M I R T E W A S H E R E
Why was Mirte here?
The idea behind this trip was to win a writing contest. A friend told me about it, so I applied, made sure my article would be published and packed my bags to fly first class to Geneva. It was the first (and only) time I got to sit first class in a plane. MySwitzerland – the heart of all Swiss tourism boards – made sure me and the other competitors were being treated very well.
THE REAL LIFE FAIRYTALE
It’s doesn’t happen that often that I travel through Switzerland. But when I see the opportunity to do, I’m always exited and amazed by her beauty…and her history.
All I had to do was get to know the two mountain villages Arosa and Lenzerheide, two identities in Graubunden that are only separated by one mountain, to find a original story line. However, after fifteen years of discussing politicians, meetings between mayors and fights among the tourismboards, these two villages would become one. Not if you ask the local people, who have been living their peaceful lives for many generations and are definitely not up for changing anything about that. But they had no choice. A brandnew super high tech gondola worth twenty million Swiss Francs would be built. Voilá, it looked like I had found my story.
Arosa is a very small and traditional mountain village that you can reach by driving up a mountain road with 360 sharp turns or by taking a little train with an amazing view. Her people are mostly families that have been working and living there for many generations. Walking and hiking through the beautiful and idyllic scenery gave me the feeling that this is the most peaceful place on earth. Till I met some local people. They would do nobody harm, that was not it, but they were angry. They didn’t ask for more tourism, they didn’t ask for a big gondola ending up at their side of the mountain. But the building had started already. I heard many stories and started to feel sad for them. The charm of hiking up this mountain to visit friends and family on the other side in Lenzerheide seemed completely destroyed. All by the needs of more luxury.
After a few days, I became curious about Lenzerheide. What kind of village would that be? How big is it? What are the differences with Arosa?
We took the train down to the valley, enjoyed the beautiful views that Switzerland is famous for, and went up to Lenzerheide by bus. Arriving there is as much impressive as it was arriving in Arosa. A big turquoise coloured lake divides the area in two parts. The valley is a bit more open and you can see that the amount of tourism, thanks to the more easy way to access it, is way higher. Big luxury and beautiful hotels, fully in tradition with the well known Swiss culture, receive you well with open doors.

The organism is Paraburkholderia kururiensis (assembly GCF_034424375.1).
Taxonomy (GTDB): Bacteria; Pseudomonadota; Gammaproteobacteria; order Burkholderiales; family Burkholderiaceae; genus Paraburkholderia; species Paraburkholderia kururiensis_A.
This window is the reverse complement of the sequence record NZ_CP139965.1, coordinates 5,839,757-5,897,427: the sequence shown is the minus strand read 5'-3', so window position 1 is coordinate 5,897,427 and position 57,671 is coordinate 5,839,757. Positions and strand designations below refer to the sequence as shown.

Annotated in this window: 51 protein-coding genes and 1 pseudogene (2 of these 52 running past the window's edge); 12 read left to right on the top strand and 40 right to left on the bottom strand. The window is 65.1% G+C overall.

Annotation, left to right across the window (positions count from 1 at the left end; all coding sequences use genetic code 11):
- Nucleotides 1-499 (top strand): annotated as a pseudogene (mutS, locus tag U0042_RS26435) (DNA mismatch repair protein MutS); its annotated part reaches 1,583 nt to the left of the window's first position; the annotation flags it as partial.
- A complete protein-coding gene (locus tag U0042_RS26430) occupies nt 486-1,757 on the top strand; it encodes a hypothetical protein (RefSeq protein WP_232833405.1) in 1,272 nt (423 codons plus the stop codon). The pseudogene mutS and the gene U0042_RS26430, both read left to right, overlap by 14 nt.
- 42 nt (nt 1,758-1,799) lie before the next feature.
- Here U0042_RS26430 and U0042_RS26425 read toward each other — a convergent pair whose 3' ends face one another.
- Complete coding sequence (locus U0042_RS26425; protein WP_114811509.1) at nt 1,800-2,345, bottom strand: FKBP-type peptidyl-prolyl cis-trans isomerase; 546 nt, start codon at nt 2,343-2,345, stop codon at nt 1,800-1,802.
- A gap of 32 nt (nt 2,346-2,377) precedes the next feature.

Instead of being angry, the local people – who are not as local as the people in Arosa – are only happy about the connection. The lift will improve the wishes of every skier, hiker and adventurer. Besides, a new part of the mountain will be more easy to access from both sides which only creates new opportunities for mountain lovers.
Almost convinced that I would agree with the honest stories of the people in Arosa, I suddenly started to agree with the points made by locals in Lenzerheide as well.
There was nothing bad about the gondola project. Arosa’s culture would not disappear all of a sudden and the two villages would still keep their identity. Both will be easier to reach, both will grow a bit and from both sides people will discover all of it. Just like me. Sure, I have to admit, the charm of all those stories will be less easy to pass on…but they are still there. And they always will be.
I wrote the story for the writing competition with a lot of dedication, fully reliving all the memories of the people I had met. They made me think about how things can look and feel so different once you know the story, an honest inspiration.
Did I win? No. I didn’t. But the experience was more worth than any price could have be.
Camera button pressed by @mirtewashere or marked otherwise.
It’s really easy to find a nice place to stay in Arosa or Lenzerheide. There is only one ‘but’: it’s expensive. So do your research and make sure you find some that fits. One good thing about it is that no matter which appartement or hotel you pick, you can assume it’s been taken well care of.
The Swiss Franc is a steady coin, but check it’s value before you go. Also remember that everything is very well organised. When you catch a train or bus you can’t be late, they always leave on schedule. It sounds a bit boring, but it’s pretty impressive to see how Swiss people do it. One thing you should probably avoid is talking about the prices in shops, hotels and restaurants. They will feel offended and that is not working out well.